) -- Let's just say that Monday, July 26 was "Explorer Day."
That is certainly the view of
, which introduced the new vehicle at events in nine cities including New York, Chicago, Los Angeles, Washington and Dearborn, Mich., as well as on
Video: New Explorer Bite Out of 'One Ford' Plan >>
"It was a huge, unorthodox rollout," said Rebecca Lindland, an analyst at IHS Automotive. Historically, new vehicles have been
. "Companies are looking for different, non-traditional ways -- tapping into social media can make a great splash."
In New York,
introduced the Explorer with a grand entrance, driving down a dirt hill that Ford had constructed at Midtown's Herald Square. As usual, reporters swarmed around him during a media conference.
Last week, Ford
, partially because America has embraced the story of how a smart leader can turn around an iconic company without bailouts.
Lindland noted that a second unorthodox element to the Explorer rollout is that the vehicle is not yet on sale -- it won't be until December. In fact, Ford is still selling the predecessor model. "It's unusual to roll out the new generation of an existing product while you are still selling the old one," said Lindland. "You run the risk of having people say 'I will wait for the new one.'"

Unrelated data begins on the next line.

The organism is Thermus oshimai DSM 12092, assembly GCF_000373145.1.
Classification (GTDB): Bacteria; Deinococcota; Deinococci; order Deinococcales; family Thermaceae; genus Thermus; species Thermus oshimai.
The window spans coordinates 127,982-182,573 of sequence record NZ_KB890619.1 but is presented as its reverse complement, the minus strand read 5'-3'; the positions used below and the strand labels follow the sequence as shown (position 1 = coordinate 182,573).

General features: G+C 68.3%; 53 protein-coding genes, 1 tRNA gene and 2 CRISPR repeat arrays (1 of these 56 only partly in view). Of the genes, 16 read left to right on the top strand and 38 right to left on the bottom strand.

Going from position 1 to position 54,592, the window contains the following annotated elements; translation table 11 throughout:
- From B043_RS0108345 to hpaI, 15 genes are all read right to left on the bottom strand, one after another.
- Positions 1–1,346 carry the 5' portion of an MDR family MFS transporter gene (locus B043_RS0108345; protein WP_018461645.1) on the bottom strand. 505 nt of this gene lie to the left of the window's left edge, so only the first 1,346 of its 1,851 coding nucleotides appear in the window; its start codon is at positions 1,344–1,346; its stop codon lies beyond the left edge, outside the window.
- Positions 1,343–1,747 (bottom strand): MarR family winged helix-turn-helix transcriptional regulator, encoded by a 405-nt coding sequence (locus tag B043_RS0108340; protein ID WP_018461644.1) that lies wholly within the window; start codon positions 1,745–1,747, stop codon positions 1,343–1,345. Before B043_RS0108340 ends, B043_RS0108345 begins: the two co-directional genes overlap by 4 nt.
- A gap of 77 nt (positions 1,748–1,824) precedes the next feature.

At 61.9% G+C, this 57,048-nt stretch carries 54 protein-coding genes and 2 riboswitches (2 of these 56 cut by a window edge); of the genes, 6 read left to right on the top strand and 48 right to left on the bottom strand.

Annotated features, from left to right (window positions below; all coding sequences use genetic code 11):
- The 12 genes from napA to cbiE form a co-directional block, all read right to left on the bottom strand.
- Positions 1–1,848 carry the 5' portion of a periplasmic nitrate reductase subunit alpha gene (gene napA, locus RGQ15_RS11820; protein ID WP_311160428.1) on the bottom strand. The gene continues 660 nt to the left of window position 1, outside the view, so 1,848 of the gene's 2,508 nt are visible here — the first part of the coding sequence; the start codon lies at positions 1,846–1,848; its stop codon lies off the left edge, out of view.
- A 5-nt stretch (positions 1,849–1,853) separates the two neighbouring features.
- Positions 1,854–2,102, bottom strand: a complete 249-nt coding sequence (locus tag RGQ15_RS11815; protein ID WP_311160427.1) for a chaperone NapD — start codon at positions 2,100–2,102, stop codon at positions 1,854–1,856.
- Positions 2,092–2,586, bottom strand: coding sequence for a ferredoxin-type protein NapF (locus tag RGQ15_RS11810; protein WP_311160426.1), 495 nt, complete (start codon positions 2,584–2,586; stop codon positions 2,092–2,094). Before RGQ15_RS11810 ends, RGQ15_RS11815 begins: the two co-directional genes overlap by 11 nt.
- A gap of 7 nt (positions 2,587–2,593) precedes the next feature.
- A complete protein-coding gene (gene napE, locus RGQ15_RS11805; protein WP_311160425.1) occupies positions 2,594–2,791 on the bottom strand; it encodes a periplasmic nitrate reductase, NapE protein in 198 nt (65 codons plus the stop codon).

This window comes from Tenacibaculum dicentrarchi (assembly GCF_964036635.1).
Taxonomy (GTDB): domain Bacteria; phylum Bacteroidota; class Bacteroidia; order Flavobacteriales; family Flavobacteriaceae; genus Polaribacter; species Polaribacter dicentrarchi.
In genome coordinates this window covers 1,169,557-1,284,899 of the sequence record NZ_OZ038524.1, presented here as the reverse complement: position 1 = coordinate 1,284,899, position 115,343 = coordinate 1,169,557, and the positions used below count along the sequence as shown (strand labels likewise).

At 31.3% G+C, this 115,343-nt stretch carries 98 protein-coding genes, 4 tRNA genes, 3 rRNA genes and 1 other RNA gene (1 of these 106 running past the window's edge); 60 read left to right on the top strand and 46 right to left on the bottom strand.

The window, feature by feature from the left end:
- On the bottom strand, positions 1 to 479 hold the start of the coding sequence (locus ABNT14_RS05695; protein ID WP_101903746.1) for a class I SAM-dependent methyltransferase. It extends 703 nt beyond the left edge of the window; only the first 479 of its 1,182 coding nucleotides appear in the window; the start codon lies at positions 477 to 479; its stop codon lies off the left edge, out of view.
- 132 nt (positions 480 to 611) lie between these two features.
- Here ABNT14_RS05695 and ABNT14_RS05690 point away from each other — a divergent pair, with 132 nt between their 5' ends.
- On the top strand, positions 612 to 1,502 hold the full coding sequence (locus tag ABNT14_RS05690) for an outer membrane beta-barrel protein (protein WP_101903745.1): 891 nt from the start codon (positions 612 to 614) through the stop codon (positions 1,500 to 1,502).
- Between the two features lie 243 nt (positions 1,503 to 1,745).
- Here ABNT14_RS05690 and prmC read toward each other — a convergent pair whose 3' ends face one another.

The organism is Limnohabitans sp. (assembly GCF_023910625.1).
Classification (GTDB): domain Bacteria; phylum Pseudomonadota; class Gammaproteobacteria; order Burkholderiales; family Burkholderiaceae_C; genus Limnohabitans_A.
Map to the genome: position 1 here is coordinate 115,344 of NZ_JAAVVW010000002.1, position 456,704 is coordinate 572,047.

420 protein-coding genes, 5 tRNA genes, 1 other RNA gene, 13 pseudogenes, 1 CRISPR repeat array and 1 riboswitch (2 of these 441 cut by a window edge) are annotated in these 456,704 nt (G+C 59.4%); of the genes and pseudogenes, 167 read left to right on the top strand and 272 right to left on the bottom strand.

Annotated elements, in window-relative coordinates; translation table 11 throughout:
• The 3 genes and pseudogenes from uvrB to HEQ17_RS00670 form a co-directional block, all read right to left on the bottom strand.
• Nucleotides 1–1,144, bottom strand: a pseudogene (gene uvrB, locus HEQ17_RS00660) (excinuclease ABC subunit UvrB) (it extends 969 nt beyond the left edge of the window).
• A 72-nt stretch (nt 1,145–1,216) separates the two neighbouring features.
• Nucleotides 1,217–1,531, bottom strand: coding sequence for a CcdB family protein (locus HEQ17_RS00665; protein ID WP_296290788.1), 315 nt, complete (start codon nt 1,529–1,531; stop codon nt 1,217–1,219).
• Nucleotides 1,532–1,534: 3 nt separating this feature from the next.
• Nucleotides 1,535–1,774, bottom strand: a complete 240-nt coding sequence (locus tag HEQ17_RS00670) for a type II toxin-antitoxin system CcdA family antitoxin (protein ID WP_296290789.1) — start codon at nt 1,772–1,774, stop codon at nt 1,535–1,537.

Explorer is an important piece of Ford's legacy. In the peak year of 2000, Ford sold 445,157 Explorers. But the allure of the big, truck-based vehicles has lessened, so much so that 2009 sales slumped to 52,190. The new version, depending on engine selection, will have fuel efficiency that is as much as 30% better than the old model's and its base price of $28,190 will be $1,000 less.
Of course, it is not just Ford that has made new vehicles into media events. Today, GM is announcing pricing and ordering details for the 2011 Chevrolet Volt at a made-to-order event, the "Plug-In 2010 conference," in San Jose, Calif. Earlier this month, President Obama visited the Volt battery plant in Holland, Mich. Even more than the Explorer, the battery-powered Volt has the potential to change the automobile business.
"The exciting thing is that the products are there," Lindland said. "These are some of the best products Ford and GM have ever put out, and they really believe in them."
-- Written by Ted Reed in Charlotte, N.C. and Andrea Tse in New York.
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